This is a bit of a spinoff of the other thread.
I'll be honest, I personally put various forms of visual art on a higher pedestal than others - as I'd imagine a lot of you guys would as well, perhaps if not consciously, then subconsciously.
I've always been keenly aware that I like the aesthetic design of anything, whether it be a product, a drawing, a painting, even the typography of a well made newsletter - when they were done right, you never noticed it, it sat in perfect zen and nothing detracted from the overall product or piece.
Originally, when I left college, I knew I wanted to pursue something in the visual field...anything would do, I just didn't want to do anything in computer science.
So I poked and looked in every nook and cranny and eventually landed a role as a standard lock stock graphic artist doing catalogues, advertising and such. I was ecstatic because I was doing something visual!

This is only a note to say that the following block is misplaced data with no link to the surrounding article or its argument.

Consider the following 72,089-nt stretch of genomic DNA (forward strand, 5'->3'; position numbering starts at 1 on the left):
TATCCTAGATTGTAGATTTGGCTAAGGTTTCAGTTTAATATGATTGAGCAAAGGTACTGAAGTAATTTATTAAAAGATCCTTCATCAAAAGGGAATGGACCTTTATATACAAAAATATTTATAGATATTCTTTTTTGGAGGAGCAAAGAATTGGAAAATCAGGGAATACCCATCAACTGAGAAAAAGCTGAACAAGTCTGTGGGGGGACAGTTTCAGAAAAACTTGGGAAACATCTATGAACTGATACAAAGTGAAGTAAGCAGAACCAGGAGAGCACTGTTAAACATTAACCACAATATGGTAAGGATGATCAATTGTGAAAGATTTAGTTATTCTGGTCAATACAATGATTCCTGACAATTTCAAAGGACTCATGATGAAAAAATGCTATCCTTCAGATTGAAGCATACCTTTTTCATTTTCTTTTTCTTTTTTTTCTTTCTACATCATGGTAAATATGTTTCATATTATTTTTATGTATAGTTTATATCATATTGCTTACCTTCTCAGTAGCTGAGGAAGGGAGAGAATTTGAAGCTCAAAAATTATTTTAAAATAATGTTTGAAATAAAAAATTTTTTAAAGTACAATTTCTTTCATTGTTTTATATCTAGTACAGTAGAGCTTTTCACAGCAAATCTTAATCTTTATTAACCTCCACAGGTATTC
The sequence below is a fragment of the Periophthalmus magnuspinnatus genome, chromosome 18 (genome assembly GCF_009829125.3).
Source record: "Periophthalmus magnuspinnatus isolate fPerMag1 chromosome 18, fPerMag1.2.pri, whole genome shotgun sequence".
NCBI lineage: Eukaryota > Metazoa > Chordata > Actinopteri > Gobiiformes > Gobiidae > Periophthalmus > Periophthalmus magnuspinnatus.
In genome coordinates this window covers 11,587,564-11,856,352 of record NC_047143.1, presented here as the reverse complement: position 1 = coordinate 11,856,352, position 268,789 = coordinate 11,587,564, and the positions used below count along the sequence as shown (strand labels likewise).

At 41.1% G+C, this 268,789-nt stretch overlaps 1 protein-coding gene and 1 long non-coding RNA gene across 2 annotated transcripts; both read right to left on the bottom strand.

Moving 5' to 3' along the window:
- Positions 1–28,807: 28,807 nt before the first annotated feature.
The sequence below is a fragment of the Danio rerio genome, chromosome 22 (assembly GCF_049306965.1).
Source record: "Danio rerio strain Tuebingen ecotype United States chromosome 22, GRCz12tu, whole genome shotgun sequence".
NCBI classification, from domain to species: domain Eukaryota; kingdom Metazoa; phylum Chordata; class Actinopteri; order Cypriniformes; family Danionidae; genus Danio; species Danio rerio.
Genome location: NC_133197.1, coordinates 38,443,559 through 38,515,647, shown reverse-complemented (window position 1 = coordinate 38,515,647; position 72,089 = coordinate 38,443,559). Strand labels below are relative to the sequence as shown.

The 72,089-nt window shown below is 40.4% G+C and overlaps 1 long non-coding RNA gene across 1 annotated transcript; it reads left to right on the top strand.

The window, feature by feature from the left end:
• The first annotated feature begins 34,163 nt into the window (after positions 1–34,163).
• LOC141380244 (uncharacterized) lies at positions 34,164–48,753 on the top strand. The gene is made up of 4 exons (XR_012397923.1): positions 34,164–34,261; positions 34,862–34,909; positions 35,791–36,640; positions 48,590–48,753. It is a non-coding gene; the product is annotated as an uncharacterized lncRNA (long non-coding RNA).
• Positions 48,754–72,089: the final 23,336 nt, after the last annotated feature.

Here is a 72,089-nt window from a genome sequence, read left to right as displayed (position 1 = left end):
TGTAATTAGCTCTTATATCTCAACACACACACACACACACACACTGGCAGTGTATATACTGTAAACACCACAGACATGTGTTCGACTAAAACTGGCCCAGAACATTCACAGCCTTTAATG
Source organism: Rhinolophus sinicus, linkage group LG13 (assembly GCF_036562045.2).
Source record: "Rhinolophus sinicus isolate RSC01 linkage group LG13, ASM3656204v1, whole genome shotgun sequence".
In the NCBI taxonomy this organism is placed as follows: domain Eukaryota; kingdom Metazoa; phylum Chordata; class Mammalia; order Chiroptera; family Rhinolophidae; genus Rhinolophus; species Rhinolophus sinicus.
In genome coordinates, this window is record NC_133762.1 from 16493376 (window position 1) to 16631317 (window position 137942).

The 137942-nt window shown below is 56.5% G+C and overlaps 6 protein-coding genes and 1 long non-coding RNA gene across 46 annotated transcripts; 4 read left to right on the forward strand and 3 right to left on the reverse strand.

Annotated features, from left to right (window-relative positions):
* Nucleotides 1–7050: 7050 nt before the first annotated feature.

That enjoyment lasted about 3 months until I realised all my visual desgn principles and aesthetic principles were thrown out the window once money started to be a factor. Customers didn't care about proper kerning, didn't care about visual balance or consistency, they didn't care about alignment or use of negative space...9/10 customers wanted to fit as fucking much informaton on the page as possible, and made sure to have the "50% OFF!" was always in a giant red star with bold lettering and was placed "somethere...anywhere that fits" on the page.
I started to realise that this job was absolute baloney, the could have hired a rote trained monkey to do that job so I started to look at what else I could do in the visual field. Even being paid freelance, rediculous (imo rediculous - simply because for what they wanted, my prices were always high) amounts, I would abhor having to do this work. I occassionally still do it, I mean who would turn down $1500+ for one days work? That is a lot of reference and art materials =)